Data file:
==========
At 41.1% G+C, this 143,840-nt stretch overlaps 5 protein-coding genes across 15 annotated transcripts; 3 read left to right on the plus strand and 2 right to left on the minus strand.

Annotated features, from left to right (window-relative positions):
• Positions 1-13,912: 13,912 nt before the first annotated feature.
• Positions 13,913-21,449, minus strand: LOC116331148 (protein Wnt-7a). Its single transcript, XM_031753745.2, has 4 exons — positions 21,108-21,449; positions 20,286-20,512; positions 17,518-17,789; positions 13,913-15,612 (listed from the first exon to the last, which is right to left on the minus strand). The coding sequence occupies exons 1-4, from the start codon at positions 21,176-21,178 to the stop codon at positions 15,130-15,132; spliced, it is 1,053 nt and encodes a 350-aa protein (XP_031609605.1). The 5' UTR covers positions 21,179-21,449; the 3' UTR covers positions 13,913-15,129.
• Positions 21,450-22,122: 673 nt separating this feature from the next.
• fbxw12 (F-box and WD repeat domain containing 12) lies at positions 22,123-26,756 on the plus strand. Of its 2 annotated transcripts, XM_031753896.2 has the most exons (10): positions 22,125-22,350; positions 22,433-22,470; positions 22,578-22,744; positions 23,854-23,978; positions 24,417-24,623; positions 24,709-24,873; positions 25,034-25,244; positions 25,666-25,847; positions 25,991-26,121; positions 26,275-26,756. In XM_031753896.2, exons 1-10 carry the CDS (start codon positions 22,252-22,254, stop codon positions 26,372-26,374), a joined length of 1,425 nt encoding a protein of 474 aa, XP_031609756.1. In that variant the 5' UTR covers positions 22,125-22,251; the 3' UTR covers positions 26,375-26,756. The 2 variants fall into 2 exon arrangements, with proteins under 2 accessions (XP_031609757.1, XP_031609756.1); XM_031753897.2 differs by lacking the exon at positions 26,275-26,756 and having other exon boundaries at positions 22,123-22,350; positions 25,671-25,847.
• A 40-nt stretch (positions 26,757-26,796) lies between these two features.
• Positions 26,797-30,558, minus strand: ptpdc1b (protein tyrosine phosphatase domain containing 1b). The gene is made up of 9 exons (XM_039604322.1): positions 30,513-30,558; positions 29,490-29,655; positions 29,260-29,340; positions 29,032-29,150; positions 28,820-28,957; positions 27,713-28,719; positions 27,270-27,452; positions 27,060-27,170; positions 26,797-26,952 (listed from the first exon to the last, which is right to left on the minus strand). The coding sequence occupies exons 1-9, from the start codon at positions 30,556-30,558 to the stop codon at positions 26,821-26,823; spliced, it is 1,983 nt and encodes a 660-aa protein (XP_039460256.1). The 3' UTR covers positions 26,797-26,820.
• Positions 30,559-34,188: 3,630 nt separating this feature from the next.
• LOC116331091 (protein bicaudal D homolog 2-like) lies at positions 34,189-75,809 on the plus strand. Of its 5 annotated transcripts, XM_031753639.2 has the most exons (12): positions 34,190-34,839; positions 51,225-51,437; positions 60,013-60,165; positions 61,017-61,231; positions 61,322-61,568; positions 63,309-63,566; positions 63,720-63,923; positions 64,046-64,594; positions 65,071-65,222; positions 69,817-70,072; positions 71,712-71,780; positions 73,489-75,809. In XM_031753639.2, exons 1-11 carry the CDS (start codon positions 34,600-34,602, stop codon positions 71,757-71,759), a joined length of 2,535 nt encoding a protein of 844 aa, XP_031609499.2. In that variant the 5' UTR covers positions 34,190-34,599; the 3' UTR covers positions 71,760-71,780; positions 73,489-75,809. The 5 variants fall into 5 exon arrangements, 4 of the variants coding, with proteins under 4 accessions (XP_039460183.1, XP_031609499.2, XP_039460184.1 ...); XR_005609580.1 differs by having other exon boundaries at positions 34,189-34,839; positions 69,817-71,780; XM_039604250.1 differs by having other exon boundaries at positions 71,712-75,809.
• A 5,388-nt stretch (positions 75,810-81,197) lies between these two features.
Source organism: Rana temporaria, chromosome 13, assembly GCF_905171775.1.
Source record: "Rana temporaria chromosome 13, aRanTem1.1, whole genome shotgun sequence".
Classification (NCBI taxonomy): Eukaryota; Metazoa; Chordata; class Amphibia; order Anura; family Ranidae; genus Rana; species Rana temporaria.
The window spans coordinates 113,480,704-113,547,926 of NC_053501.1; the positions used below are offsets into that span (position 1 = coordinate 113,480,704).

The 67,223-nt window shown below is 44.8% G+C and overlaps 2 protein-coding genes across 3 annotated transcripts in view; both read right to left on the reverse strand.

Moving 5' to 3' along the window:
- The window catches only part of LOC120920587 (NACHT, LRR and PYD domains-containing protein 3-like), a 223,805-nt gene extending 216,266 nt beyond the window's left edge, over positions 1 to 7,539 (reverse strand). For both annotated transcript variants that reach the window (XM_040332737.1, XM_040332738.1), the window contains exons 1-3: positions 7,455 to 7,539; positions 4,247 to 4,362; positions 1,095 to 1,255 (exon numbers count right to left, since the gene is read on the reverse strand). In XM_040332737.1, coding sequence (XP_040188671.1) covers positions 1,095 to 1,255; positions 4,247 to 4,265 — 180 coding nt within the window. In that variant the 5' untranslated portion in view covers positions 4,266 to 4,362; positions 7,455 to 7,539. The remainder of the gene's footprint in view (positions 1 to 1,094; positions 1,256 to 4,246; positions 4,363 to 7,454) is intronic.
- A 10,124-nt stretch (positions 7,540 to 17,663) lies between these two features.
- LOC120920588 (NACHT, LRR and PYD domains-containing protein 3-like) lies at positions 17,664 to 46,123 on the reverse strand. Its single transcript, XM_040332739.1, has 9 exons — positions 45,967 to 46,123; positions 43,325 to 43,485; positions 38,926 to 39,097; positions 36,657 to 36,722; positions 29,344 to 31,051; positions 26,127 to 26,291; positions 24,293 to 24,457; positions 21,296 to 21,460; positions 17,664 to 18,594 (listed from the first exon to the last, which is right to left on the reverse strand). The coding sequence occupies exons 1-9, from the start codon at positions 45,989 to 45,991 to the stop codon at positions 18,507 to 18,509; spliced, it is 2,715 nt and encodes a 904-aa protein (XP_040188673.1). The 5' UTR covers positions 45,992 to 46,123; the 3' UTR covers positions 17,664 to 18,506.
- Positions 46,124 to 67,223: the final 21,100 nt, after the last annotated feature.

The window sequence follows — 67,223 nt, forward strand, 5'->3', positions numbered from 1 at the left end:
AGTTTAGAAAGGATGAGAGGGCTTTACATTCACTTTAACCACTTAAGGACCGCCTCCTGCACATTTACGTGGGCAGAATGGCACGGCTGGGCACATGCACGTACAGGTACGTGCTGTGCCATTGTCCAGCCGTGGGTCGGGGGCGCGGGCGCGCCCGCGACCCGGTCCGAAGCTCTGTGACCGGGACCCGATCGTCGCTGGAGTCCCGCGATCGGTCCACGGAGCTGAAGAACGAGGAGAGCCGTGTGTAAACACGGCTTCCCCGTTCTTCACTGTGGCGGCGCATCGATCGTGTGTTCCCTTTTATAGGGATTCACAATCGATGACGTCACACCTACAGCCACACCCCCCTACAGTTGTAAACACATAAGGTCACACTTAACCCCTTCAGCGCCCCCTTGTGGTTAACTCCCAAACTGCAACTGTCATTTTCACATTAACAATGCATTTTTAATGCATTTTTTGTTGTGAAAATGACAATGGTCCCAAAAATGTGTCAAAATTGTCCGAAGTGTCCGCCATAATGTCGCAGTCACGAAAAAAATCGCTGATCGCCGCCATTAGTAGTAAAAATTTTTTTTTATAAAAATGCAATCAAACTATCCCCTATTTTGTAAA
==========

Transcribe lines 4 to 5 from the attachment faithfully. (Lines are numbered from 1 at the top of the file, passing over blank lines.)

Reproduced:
• Positions 13,913-21,449, minus strand: LOC116331148 (protein Wnt-7a). Its single transcript, XM_031753745.2, has 4 exons — positions 21,108-21,449; positions 20,286-20,512; positions 17,518-17,789; positions 13,913-15,612 (listed from the first exon to the last, which is right to left on the minus strand). The coding sequence occupies exons 1-4, from the start codon at positions 21,176-21,178 to the stop codon at positions 15,130-15,132; spliced, it is 1,053 nt and encodes a 350-aa protein (XP_031609605.1). The 5' UTR covers positions 21,179-21,449; the 3' UTR covers positions 13,913-15,129.
• Positions 21,450-22,122: 673 nt separating this feature from the next.